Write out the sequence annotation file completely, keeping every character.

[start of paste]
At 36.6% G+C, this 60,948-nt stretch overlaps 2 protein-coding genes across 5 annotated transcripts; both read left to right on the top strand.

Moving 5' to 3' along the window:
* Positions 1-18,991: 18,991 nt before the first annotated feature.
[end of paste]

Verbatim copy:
At 36.6% G+C, this 60,948-nt stretch overlaps 2 protein-coding genes across 5 annotated transcripts; both read left to right on the top strand.

Moving 5' to 3' along the window:
* Positions 1-18,991: 18,991 nt before the first annotated feature.